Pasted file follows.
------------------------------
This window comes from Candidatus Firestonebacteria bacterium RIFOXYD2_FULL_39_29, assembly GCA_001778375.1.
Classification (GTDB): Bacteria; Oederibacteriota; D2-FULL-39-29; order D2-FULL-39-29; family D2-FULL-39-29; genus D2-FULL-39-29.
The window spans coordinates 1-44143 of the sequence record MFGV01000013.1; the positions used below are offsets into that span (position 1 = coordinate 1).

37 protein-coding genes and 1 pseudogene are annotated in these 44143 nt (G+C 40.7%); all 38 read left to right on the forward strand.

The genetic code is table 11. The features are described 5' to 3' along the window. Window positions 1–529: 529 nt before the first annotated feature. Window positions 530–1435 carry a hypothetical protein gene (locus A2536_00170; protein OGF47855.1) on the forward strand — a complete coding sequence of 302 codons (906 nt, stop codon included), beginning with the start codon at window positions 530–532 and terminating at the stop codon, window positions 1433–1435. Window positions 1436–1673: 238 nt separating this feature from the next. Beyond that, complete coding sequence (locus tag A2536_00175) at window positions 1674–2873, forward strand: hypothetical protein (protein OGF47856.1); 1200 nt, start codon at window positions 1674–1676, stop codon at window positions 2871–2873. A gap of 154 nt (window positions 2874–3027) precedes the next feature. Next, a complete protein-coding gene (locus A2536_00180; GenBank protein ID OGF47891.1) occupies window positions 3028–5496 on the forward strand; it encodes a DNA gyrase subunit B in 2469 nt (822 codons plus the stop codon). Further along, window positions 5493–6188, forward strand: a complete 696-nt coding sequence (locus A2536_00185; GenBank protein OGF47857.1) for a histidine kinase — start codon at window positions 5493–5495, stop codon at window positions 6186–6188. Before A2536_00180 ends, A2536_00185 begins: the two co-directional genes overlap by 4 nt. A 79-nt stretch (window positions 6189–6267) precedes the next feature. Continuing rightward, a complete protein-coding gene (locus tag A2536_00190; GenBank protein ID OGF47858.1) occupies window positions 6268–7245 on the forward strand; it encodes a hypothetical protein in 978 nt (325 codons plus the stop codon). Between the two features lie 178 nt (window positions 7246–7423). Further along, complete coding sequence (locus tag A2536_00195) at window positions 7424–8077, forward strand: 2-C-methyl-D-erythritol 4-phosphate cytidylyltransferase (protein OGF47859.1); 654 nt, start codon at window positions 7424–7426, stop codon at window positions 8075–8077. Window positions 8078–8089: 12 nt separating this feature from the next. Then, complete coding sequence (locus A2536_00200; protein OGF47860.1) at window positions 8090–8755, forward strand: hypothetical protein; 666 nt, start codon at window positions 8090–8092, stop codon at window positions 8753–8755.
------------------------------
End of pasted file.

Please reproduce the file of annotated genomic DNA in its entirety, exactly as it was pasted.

This window comes from Candidatus Firestonebacteria bacterium RIFOXYD2_FULL_39_29, assembly GCA_001778375.1.
Classification (GTDB): Bacteria; Oederibacteriota; D2-FULL-39-29; order D2-FULL-39-29; family D2-FULL-39-29; genus D2-FULL-39-29.
The window spans coordinates 1-44143 of the sequence record MFGV01000013.1; the positions used below are offsets into that span (position 1 = coordinate 1).

37 protein-coding genes and 1 pseudogene are annotated in these 44143 nt (G+C 40.7%); all 38 read left to right on the forward strand.

The genetic code is table 11. The features are described 5' to 3' along the window. Window positions 1–529: 529 nt before the first annotated feature. Window positions 530–1435 carry a hypothetical protein gene (locus A2536_00170; protein OGF47855.1) on the forward strand — a complete coding sequence of 302 codons (906 nt, stop codon included), beginning with the start codon at window positions 530–532 and terminating at the stop codon, window positions 1433–1435. Window positions 1436–1673: 238 nt separating this feature from the next. Beyond that, complete coding sequence (locus tag A2536_00175) at window positions 1674–2873, forward strand: hypothetical protein (protein OGF47856.1); 1200 nt, start codon at window positions 1674–1676, stop codon at window positions 2871–2873. A gap of 154 nt (window positions 2874–3027) precedes the next feature. Next, a complete protein-coding gene (locus A2536_00180; GenBank protein ID OGF47891.1) occupies window positions 3028–5496 on the forward strand; it encodes a DNA gyrase subunit B in 2469 nt (822 codons plus the stop codon). Further along, window positions 5493–6188, forward strand: a complete 696-nt coding sequence (locus A2536_00185; GenBank protein OGF47857.1) for a histidine kinase — start codon at window positions 5493–5495, stop codon at window positions 6186–6188. Before A2536_00180 ends, A2536_00185 begins: the two co-directional genes overlap by 4 nt. A 79-nt stretch (window positions 6189–6267) precedes the next feature. Continuing rightward, a complete protein-coding gene (locus tag A2536_00190; GenBank protein ID OGF47858.1) occupies window positions 6268–7245 on the forward strand; it encodes a hypothetical protein in 978 nt (325 codons plus the stop codon). Between the two features lie 178 nt (window positions 7246–7423). Further along, complete coding sequence (locus tag A2536_00195) at window positions 7424–8077, forward strand: 2-C-methyl-D-erythritol 4-phosphate cytidylyltransferase (protein OGF47859.1); 654 nt, start codon at window positions 7424–7426, stop codon at window positions 8075–8077. Window positions 8078–8089: 12 nt separating this feature from the next. Then, complete coding sequence (locus A2536_00200; protein OGF47860.1) at window positions 8090–8755, forward strand: hypothetical protein; 666 nt, start codon at window positions 8090–8092, stop codon at window positions 8753–8755.